Amongst the novelists of the later period of the reign we may name Horace Smith, author of "Brambletye House," etc.; Leigh Hunt, the poet, author of "Sir Ralph Esher;" Peacock, author of "Headlong Hall;" Beckford, author of the wild Eastern tale of "Vathek;" Hamilton, author of "Cyril Thornton," etc.; Maturin, author of "Melmoth the Wanderer," etc.; Mrs. Brunton, author of "Discipline," "Self-Control," etc.; and Miss Ferrier, author of "Marriage" and other novels of a high order. Jane Austen (b. 1775; d. 1817), author of "Pride and Prejudice," "Mansfield Park," "Sense and Sensibility," etc., all distinguished by the nicest sense of character, was far above any of these, and ranks with the foremost of our writers of fiction.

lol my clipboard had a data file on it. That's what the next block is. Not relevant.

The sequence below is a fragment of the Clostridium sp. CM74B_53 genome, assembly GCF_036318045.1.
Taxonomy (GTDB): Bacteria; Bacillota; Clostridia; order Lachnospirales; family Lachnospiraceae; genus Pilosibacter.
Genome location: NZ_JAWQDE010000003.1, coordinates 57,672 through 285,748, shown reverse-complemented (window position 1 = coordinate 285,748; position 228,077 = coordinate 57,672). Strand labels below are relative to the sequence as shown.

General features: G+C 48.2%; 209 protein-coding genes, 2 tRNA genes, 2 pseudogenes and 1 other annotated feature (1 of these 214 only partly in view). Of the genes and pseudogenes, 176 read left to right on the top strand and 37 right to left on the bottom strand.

News now came that the Brest fleet was putting to sea. On the 7th of May Lord Bridport went on board and ordered anchor to be weighed. Not a man stirred; nor was it likely. No sooner had Lord Bridport told them what was not true, that their demands were acceded to, than, in the House of Lords and the House of Commons, Ministers had spoken of the subject in very ambiguous terms, and the Board of Admiralty had only ended the ambiguity by issuing an order on the 1st of May, commanding, in consequence of "the disposition lately shown by the seamen of several of his Majesty's ships," that the arms and ammunition of the marines should be kept in readiness for use in harbour, as well as at sea; and that on the first appearance of mutiny the most vigorous measures should be taken to quell it. This was ordering the officers of marines to fire on the sailors who should refuse to be thus shamefully juggled out of their promised rights by the Government. On board the London, Vice-Admiral Colpoys pushed the matter so far that his men resisted orders; and as one was unlashing a gun, Simpson, the first-lieutenant, told him that if he did not desist he would shoot him. The man went on unlashing, and Simpson shot him dead! On this, the sailors, in a rage, disarmed the officers and proceeded to hang Simpson at the yard-arm. Colpoys then begged for the lieutenant's life, assuring them that the order was his own, and that Simpson had only done his duty in obeying it. The chaplain and surgeon joined in the entreaty; and the men, far more merciful and reasonable than their commanders, complied. They ordered, however, Colpoys and all the officers to their respective cabins, and put the marines, without arms, below deck. Similar scenes took place on the other ships, and the fleet remained in the hands of the sailors from the 7th to the 11th of May, when Lord Howe arrived with an Act of Parliament, granting all their demands. Howe, who was old and infirm, persuaded them to prepare a petition for a full pardon. They, however, accompanied this petition by an assurance that they would not serve again under the tyrannical officers whom they had put on shore; and this was conceded. Admiral Colpoys was included in this list of officers proscribed by their oppressed men, along with four captains, twenty-nine lieutenants, seventeen masters' mates, twenty-five midshipmen, five captains of marines, three lieutenants, four surgeons, and thirteen petty officers of marines. The whole being arranged on the 15th of May, the red flag was struck; and the deputies waited on Lord Howe to express their obligations to him for his kind services on behalf of the oppressed seamen. His lordship gave them luncheon, and then was escorted by them, along with Lady Howe, on board the fleet. On their return, they carried Lord Howe on their shoulders to the Governor's House. Sir Roger Curtis's squadron had just come in from a cruise, and on learning what had passed, declared themselves ready to support the rest of the fleet; but the news which Howe had brought at once satisfied them, and all eagerly prepared to set sail, and demonstrate their loyal zeal by an encounter with the Brest fleet.详情